The Supreme Court will hear a plea on Friday of two women seeking 24X7 securities after they recently entered the Sabarimala temple in Kerala. Senior advocate Indira Jaising listed the matter before a bench comprising Chief Justice Ranjan Gogoi and justices L N Rao and S K Kaul on Thursday.
In the plea, one of the women, who had been attacked by her mother-in-law following her entry into the hilltop shrine, has sought security for both the women. The plea sought directions to all authorities to allow women of all age groups to enter the temple without any hindrance and to ensure security and safe passage, including police security to women wishing to enter the temple in future. It also pointed to danger to her life and liberty.
Issue writ of mandamus directing authorities to provide full security, 24×7, to the two women who have entered the temple, and to deal with protesters indulging in acts of violence, physical and/or verbal on social media or otherwise against them in accordance with the law, the petition said.
It sought directions declaring all authorities not to conduct the rite of purification or to shut the temple on account of any woman of the age of 10-50 having entered the temple.
Issue directions to declare that the rite of purification diminishes the dignity as human beings and violates their fundamental right, it said.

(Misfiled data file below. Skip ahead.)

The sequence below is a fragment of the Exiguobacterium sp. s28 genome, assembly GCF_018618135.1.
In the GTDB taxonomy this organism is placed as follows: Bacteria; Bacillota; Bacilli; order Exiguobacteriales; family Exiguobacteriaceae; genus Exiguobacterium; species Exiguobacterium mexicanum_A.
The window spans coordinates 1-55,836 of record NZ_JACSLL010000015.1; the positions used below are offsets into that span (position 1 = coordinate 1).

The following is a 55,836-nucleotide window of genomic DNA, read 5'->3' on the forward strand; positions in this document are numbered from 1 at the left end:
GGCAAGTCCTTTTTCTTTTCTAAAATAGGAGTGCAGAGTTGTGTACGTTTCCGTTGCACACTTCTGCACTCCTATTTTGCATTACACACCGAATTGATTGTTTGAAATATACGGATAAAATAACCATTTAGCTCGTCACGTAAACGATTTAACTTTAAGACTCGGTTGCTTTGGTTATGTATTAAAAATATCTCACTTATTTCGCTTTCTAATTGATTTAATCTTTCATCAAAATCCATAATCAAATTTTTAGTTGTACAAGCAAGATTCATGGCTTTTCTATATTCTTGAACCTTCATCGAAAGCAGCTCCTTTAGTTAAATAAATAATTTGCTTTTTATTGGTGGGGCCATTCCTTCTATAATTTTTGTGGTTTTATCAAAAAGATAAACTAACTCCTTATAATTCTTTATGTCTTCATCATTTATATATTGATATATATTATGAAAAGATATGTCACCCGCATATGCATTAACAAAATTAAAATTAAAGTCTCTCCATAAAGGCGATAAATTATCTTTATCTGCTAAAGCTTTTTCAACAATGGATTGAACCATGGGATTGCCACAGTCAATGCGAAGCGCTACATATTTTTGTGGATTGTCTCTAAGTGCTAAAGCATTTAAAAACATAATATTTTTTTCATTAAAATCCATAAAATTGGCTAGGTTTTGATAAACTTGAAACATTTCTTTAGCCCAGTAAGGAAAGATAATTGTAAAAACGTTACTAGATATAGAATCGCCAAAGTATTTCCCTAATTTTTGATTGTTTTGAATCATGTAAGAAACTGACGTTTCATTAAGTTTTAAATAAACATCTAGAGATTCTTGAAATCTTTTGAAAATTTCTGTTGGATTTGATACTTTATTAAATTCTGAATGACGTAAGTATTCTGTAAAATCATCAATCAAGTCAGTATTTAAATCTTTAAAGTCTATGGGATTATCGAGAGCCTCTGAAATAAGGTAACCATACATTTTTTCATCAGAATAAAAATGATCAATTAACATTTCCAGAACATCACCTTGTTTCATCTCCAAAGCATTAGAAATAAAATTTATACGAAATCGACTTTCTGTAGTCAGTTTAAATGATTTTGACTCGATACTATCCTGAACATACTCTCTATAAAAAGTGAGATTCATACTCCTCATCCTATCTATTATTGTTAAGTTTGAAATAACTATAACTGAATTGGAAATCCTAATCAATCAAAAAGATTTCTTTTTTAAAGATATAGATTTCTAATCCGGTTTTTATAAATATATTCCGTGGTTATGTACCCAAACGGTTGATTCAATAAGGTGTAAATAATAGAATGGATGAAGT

It also sought directions declaring that any form of prevention of women aged between 10 to 50 years from visiting the hilltop shrine is contrary to the September 28, 2018 judgment of the apex court.
On September 28 last year, a five-judge Constitution bench, headed by then Chief Justice Dipak Misra, in a 4:1 verdict paved the way for entry of women of all ages into the Sabarimala temple, saying that the ban amounted to gender discrimination. Two women of menstruating age group had stepped into the Sabarimala temple of Lord Ayyappa, breaking a centuries-old tradition and defying dire threats from the Hindu right.
Kanakadurga, 44, and Bindu, 42, stepped into the hallowed precincts guarded by the police three months after the apex court’s historic judgment lifting the ban on entry of girls and women between 10 and 50 years of age into the shrine of Lord Ayyappa, its “eternally celibate” deity. Following the entry of the women into the shrine, the chief priest had decided to close the sanctum sanctorum of the temple to perform the ‘purification’ ceremony.
The top court has said that it may not start hearing pleas seeking a review of the Sabarimala verdict from January 22 as one of the judges was on medical leave. Earlier, the apex court decided to hear in open court the review petitions against the verdict. Besides Justice Indu Malhotra and the CJI, justices R F Nariman, A M Khanwilkar and D Y Chandrachud are part of the five-judge constitution bench.
Justice Malhotra had delivered the dissenting judgment in the case. There are around 48 petitions seeking review of the judgment and they were filed following violent protests in favour and against the verdict. Despite the Supreme Court’s historic ruling, permitting women in the 10-50 age groups, no children or young women in the ‘barred’ group were able to offer prayers at the shrine following frenzied protests by devotees and right-wing outfits.